Knowing your passion is essential to having a happy and productive college career and professional success.
Maybe you don’t know what your passion is. So you might feel like you’re ready to settle for something practical, or something you “should” be interested in.
However, passion can’t be found by following your “shoulds” or obligations. It’s more intimately personal and subjective than most of what are known as “duties.”
Furthermore, you can’t discover it by thinking about it. It’s an emotional discovery. Your current stream of thoughts can be a major distraction from what you really would prefer to be doing. That’s why we offer you a basic mindfulness meditation below. It can allow you to refresh yourself and depart from your ordinary stream of thoughts.
If you’re drawing a blank on discovering your passion, think about what dream or daydream is sometimes on your mind and often catches your interest. Whether it seems practical or not, it may reflect your passion.
However, if you’re not sure what your passions are, you can explore your mindset by asking yourself these questions:
What do you love to do that you wish you had more time for?
What’s an activity which never bores you?
What’s a talent of yours that you’ve neglected and let go by the wayside?
Do you have family and friends that keep saying that your passions are wrong for you?
What would you do if your family or friends encouraged you to follow your passions more thoroughly?
What subject do you love to talk about to anyone who’ll listen?
After thinking about these questions, you may have more clarity on what really interests you. If you have too many ideas, you can narrow it down to a few you like the most at this time.
Next, you can identify your strongest passion by a direct method of mindfulness meditation that takes 20-30 minutes. In this method, you’ll first bring up a state of positive emotion in yourself. We’ll show you how. Then you’ll see how contemplating your pursuit affects your positive emotional state.
Before beginning your meditation, clarify your ideas about two or three passions you’re seeking to know more about. Write them down and make them somewhat specific. For example, instead of “science,” write “engineering” or “chemical research.” Or instead of a general word like “helper,” you could write “guidance counselor.”
For the meditation exercise, allow 20-30 minutes of undistracted time. Find a calm place where you won’t be disturbed or interrupted. Turn off your phone!
The steps for the meditation are as follows:
Glance over your notes about what each passion means to you. Then, one at a time, see yourself actually doing each of these jobs. For each job, visualize the people you’d be interacting with, and the environment you’d be in. Write about the emotions that come up for you imagining each of these jobs.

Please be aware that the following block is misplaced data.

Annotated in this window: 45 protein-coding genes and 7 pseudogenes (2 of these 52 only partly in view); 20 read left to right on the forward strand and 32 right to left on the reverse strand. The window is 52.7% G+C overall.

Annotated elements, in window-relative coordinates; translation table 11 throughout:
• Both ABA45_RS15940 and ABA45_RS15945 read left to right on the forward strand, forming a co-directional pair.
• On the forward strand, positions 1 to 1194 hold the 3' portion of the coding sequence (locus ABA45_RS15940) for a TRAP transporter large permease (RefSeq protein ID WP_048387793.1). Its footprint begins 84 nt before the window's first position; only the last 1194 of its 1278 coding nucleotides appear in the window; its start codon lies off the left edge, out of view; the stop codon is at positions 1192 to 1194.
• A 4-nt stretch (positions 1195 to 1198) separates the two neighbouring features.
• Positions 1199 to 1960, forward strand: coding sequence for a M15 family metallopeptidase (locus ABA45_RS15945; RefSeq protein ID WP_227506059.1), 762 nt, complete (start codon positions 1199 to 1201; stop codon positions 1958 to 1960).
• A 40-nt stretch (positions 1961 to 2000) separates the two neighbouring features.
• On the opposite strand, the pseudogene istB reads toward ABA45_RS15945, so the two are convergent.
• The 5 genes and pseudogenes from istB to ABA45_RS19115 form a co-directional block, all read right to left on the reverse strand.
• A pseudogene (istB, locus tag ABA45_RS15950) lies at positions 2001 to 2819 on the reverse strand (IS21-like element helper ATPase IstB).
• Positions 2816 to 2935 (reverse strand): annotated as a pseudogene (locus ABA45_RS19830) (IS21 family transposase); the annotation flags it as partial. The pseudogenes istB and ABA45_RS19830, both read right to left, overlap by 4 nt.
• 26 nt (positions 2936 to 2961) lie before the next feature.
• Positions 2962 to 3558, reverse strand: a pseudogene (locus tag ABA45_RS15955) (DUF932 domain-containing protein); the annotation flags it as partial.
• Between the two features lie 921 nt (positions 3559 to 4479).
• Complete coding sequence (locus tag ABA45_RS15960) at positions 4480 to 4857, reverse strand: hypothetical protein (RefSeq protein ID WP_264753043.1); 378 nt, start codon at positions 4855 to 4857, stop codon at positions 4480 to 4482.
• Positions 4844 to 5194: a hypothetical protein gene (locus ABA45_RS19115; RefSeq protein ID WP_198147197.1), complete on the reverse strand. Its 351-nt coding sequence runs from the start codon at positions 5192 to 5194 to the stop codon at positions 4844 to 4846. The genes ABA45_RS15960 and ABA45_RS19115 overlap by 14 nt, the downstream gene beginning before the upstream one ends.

Next, set aside your thoughts about your potential jobs. In this step, you’ll be bringing up overall positive emotion in yourself. For a few minutes, immerse yourself in some good feeling (positive emotion), such as love or gratitude or happy enthusiasm. One way to get this feeling started is to picture someone or something you love or you are grateful for.
Breathe slowly and deeply while holding on to your positive feelings. You’re likely to notice a tingling sensation, a smile, or a feeling of fullness.
Once you have these good feelings about someone or something you love ongoing, next bring up separately the thoughts of each of your desired passions, one by one.
Think about your passions. Pay attention to how each of them makes you feel. Does it increase your positive emotion of love, gratitude or enthusiasm? Or does it distract you from it, bringing up something like anxiety? Especially notice any images, sounds, words or feelings that come to mind.
Write some notes about the images and feelings you had about your passions.
Complete this meditation by congratulating yourself and feeling the satisfaction for what you’ve learned about yourself.
If you’re on track with the passions you seek, you’ll have felt well-being, and you may experience an ongoing silence within. If you’re not on track, or if you didn’t focus, you’ll feel restlessness and you’ll hear more mental chatter. If so, try again, starting with relaxing and deep breathing. Then reconsider your passions. Is this really what you desire? Why or why not?
How do you feel about your passions? If you have mixed attitudes about them, meditate some more and see what other passions may come up. As you stay with this process, you’ll begin to get better and better inner emotions.
Connecting with your emotions about any subject matter or passion is the only way to be sure it’s right for you. The more positive the emotions, the better the passion is for you.
Suggested exercise: For your Self-Knowledge Workbook, write 100-150 words on your overall experience of your meditation. Describe the emotions associated with the passions you’re exploring.
Congratulations! Now you know something more about your emotions and your passions, and what you desire to do with your life!